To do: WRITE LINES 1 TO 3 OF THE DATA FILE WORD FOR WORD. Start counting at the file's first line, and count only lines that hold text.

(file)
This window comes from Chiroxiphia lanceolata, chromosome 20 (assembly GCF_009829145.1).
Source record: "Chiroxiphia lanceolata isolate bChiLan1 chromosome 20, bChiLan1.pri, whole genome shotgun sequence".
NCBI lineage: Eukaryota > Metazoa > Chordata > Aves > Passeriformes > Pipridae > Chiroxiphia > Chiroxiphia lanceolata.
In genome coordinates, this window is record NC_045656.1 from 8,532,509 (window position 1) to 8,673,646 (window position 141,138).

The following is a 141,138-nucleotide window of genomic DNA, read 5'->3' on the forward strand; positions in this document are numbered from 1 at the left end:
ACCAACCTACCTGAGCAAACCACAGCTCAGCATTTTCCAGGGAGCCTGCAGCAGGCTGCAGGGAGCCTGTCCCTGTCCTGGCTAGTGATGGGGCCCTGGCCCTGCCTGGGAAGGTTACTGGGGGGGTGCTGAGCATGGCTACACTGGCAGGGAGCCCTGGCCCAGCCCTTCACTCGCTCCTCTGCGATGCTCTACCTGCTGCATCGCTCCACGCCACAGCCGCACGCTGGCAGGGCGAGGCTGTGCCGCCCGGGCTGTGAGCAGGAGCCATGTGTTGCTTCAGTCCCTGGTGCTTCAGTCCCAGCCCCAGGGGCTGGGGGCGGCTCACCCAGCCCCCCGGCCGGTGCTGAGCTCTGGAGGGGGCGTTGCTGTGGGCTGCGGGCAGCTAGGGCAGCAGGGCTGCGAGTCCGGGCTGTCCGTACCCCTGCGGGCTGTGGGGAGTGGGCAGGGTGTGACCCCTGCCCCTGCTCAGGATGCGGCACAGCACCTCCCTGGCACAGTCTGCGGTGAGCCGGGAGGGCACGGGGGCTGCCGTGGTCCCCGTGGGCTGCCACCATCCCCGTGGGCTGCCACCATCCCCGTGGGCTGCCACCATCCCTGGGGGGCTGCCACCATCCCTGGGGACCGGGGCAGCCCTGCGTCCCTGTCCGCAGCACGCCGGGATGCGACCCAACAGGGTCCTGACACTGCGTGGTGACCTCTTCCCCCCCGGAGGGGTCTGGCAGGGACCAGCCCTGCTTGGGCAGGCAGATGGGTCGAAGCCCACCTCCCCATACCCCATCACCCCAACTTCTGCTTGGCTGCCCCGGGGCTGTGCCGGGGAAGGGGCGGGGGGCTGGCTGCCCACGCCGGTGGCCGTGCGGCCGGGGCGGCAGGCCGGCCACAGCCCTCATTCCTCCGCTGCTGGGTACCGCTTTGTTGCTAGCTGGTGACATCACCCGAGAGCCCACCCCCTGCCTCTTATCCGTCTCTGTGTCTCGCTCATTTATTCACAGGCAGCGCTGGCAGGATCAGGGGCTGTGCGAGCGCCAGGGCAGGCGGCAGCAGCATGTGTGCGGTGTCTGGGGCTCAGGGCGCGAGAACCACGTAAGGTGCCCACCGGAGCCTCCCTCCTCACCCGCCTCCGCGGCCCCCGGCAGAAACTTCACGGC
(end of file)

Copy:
This window comes from Chiroxiphia lanceolata, chromosome 20 (assembly GCF_009829145.1).
Source record: "Chiroxiphia lanceolata isolate bChiLan1 chromosome 20, bChiLan1.pri, whole genome shotgun sequence".
NCBI lineage: Eukaryota > Metazoa > Chordata > Aves > Passeriformes > Pipridae > Chiroxiphia > Chiroxiphia lanceolata.